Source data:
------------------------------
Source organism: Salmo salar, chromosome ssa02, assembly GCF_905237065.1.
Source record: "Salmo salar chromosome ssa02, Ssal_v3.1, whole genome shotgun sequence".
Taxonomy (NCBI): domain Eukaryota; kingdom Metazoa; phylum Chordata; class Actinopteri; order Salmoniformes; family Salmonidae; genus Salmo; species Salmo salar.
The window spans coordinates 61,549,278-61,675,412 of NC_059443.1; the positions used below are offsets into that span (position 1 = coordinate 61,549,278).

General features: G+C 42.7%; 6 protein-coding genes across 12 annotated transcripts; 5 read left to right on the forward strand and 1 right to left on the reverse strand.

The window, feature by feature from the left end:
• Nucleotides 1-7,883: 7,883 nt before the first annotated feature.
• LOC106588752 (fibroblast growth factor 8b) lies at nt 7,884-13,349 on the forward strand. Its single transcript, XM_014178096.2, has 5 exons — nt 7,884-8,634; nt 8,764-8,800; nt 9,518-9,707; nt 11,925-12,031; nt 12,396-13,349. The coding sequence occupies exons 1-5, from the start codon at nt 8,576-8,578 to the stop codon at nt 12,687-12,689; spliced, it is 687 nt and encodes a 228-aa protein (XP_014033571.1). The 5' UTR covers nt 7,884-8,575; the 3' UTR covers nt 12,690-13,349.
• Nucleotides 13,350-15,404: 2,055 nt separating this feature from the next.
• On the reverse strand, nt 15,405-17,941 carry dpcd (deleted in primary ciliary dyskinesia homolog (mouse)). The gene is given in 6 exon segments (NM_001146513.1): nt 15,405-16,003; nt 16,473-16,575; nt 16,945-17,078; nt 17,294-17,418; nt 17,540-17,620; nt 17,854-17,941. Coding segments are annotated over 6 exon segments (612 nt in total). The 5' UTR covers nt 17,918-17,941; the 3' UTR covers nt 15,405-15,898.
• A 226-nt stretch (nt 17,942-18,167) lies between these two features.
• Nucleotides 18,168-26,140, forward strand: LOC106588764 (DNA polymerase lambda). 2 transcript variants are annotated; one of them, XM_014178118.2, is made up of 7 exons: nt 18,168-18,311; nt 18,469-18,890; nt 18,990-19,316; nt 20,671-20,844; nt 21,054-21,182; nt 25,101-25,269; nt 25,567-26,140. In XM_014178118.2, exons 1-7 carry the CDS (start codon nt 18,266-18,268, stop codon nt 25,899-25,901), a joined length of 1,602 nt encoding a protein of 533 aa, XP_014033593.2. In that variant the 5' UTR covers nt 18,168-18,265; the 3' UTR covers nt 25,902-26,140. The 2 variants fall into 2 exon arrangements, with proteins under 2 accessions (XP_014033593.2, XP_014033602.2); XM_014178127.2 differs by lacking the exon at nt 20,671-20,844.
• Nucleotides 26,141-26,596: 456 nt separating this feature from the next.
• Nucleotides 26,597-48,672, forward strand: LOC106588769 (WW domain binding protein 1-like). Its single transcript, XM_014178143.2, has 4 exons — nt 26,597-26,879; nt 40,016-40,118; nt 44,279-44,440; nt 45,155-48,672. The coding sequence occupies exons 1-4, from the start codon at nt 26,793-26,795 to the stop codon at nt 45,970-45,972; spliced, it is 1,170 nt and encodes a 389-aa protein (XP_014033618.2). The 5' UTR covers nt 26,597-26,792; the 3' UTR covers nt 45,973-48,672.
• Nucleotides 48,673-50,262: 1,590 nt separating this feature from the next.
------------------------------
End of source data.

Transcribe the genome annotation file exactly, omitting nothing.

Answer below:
Source organism: Salmo salar, chromosome ssa02, assembly GCF_905237065.1.
Source record: "Salmo salar chromosome ssa02, Ssal_v3.1, whole genome shotgun sequence".
Taxonomy (NCBI): domain Eukaryota; kingdom Metazoa; phylum Chordata; class Actinopteri; order Salmoniformes; family Salmonidae; genus Salmo; species Salmo salar.
The window spans coordinates 61,549,278-61,675,412 of NC_059443.1; the positions used below are offsets into that span (position 1 = coordinate 61,549,278).

General features: G+C 42.7%; 6 protein-coding genes across 12 annotated transcripts; 5 read left to right on the forward strand and 1 right to left on the reverse strand.

The window, feature by feature from the left end:
• Nucleotides 1-7,883: 7,883 nt before the first annotated feature.
• LOC106588752 (fibroblast growth factor 8b) lies at nt 7,884-13,349 on the forward strand. Its single transcript, XM_014178096.2, has 5 exons — nt 7,884-8,634; nt 8,764-8,800; nt 9,518-9,707; nt 11,925-12,031; nt 12,396-13,349. The coding sequence occupies exons 1-5, from the start codon at nt 8,576-8,578 to the stop codon at nt 12,687-12,689; spliced, it is 687 nt and encodes a 228-aa protein (XP_014033571.1). The 5' UTR covers nt 7,884-8,575; the 3' UTR covers nt 12,690-13,349.
• Nucleotides 13,350-15,404: 2,055 nt separating this feature from the next.
• On the reverse strand, nt 15,405-17,941 carry dpcd (deleted in primary ciliary dyskinesia homolog (mouse)). The gene is given in 6 exon segments (NM_001146513.1): nt 15,405-16,003; nt 16,473-16,575; nt 16,945-17,078; nt 17,294-17,418; nt 17,540-17,620; nt 17,854-17,941. Coding segments are annotated over 6 exon segments (612 nt in total). The 5' UTR covers nt 17,918-17,941; the 3' UTR covers nt 15,405-15,898.
• A 226-nt stretch (nt 17,942-18,167) lies between these two features.
• Nucleotides 18,168-26,140, forward strand: LOC106588764 (DNA polymerase lambda). 2 transcript variants are annotated; one of them, XM_014178118.2, is made up of 7 exons: nt 18,168-18,311; nt 18,469-18,890; nt 18,990-19,316; nt 20,671-20,844; nt 21,054-21,182; nt 25,101-25,269; nt 25,567-26,140. In XM_014178118.2, exons 1-7 carry the CDS (start codon nt 18,266-18,268, stop codon nt 25,899-25,901), a joined length of 1,602 nt encoding a protein of 533 aa, XP_014033593.2. In that variant the 5' UTR covers nt 18,168-18,265; the 3' UTR covers nt 25,902-26,140. The 2 variants fall into 2 exon arrangements, with proteins under 2 accessions (XP_014033593.2, XP_014033602.2); XM_014178127.2 differs by lacking the exon at nt 20,671-20,844.
• Nucleotides 26,141-26,596: 456 nt separating this feature from the next.
• Nucleotides 26,597-48,672, forward strand: LOC106588769 (WW domain binding protein 1-like). Its single transcript, XM_014178143.2, has 4 exons — nt 26,597-26,879; nt 40,016-40,118; nt 44,279-44,440; nt 45,155-48,672. The coding sequence occupies exons 1-4, from the start codon at nt 26,793-26,795 to the stop codon at nt 45,970-45,972; spliced, it is 1,170 nt and encodes a 389-aa protein (XP_014033618.2). The 5' UTR covers nt 26,597-26,792; the 3' UTR covers nt 45,973-48,672.
• Nucleotides 48,673-50,262: 1,590 nt separating this feature from the next.